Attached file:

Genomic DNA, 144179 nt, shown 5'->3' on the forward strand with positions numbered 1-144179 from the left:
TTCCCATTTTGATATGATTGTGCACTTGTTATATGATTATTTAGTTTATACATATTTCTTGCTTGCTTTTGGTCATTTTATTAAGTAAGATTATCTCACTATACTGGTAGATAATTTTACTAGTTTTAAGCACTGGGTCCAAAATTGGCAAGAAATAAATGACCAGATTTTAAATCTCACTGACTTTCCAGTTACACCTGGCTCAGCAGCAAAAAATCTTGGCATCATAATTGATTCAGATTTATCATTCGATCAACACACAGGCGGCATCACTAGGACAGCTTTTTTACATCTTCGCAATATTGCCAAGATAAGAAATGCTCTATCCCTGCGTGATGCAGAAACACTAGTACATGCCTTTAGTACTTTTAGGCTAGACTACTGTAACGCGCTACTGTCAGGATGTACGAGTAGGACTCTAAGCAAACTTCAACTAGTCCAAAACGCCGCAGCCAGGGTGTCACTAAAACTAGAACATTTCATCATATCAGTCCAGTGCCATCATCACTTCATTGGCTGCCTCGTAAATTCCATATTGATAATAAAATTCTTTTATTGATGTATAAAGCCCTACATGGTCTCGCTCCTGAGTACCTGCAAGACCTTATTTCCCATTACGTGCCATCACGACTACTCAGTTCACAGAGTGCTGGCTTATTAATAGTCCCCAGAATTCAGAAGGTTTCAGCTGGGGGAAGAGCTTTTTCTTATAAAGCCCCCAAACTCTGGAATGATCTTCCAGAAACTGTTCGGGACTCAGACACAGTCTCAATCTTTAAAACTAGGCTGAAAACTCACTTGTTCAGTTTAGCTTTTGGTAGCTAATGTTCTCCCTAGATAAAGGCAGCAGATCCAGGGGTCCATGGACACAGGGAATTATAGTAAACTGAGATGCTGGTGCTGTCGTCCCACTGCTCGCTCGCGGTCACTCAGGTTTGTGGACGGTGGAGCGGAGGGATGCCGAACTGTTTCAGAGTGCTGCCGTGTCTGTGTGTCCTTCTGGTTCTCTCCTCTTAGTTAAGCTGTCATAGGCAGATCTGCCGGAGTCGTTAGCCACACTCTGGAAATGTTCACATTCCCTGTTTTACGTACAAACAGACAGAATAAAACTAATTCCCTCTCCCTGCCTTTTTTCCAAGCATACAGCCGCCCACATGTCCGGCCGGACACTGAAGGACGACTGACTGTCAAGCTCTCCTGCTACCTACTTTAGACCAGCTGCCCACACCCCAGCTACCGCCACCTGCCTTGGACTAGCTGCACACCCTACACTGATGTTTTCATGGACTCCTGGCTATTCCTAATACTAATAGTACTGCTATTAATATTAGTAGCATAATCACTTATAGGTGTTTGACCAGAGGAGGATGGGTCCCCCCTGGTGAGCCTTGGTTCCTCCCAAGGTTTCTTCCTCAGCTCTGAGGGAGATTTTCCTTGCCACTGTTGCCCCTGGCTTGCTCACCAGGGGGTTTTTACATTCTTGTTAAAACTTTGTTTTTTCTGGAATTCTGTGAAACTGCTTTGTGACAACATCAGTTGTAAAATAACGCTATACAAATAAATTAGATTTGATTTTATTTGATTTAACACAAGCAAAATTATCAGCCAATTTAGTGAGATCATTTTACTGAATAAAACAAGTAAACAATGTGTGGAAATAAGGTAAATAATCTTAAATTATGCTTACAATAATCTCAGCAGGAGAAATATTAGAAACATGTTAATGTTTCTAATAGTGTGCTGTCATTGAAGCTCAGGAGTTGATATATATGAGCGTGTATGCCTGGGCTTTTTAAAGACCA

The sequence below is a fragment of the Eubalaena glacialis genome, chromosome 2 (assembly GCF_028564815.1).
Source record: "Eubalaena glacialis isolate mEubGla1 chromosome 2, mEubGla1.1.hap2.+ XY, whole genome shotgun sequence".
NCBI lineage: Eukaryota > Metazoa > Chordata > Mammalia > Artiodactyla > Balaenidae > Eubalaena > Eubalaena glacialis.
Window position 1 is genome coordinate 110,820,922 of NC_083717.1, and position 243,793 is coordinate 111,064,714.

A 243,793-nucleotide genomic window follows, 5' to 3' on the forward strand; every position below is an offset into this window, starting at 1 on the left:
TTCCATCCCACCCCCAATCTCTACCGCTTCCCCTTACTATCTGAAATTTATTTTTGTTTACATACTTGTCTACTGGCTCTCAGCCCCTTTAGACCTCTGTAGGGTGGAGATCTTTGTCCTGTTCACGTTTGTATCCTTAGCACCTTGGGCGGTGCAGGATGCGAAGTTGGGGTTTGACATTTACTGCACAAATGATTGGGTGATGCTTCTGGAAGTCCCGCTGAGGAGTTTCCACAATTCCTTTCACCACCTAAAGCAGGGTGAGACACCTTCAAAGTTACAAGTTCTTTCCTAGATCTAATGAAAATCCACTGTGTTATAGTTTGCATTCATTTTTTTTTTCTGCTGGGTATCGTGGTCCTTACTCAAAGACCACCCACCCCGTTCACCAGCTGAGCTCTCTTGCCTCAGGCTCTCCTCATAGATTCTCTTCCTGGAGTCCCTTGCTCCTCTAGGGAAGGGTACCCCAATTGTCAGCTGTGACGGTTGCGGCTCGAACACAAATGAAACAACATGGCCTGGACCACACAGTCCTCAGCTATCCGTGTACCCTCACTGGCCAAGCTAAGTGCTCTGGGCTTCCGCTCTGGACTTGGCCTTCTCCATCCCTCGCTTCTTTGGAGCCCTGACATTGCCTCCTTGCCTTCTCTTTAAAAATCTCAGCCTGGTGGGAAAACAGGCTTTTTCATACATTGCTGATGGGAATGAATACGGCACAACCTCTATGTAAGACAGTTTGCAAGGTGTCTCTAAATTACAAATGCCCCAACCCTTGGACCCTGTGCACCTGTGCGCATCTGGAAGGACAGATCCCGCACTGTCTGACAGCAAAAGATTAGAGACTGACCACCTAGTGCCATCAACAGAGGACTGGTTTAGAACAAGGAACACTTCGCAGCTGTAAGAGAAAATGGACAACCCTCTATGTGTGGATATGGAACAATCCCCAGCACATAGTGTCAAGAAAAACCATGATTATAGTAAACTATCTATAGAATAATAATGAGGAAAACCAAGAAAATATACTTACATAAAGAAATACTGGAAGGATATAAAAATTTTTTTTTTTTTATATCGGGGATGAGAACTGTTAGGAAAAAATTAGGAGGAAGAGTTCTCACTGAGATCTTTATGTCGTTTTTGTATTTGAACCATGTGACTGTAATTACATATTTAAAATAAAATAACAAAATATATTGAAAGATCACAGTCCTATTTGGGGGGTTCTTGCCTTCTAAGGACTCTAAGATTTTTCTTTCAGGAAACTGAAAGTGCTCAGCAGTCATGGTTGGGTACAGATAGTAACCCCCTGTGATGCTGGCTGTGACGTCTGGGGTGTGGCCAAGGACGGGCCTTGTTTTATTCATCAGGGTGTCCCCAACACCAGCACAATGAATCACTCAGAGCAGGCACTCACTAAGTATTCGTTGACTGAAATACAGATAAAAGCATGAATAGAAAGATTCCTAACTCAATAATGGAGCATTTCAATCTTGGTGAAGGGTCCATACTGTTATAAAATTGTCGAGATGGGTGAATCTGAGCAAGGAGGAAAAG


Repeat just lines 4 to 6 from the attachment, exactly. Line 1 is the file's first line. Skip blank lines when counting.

Source record: "Eubalaena glacialis isolate mEubGla1 chromosome 2, mEubGla1.1.hap2.+ XY, whole genome shotgun sequence".
NCBI lineage: Eukaryota > Metazoa > Chordata > Mammalia > Artiodactyla > Balaenidae > Eubalaena > Eubalaena glacialis.
Window position 1 is genome coordinate 110,820,922 of NC_083717.1, and position 243,793 is coordinate 111,064,714.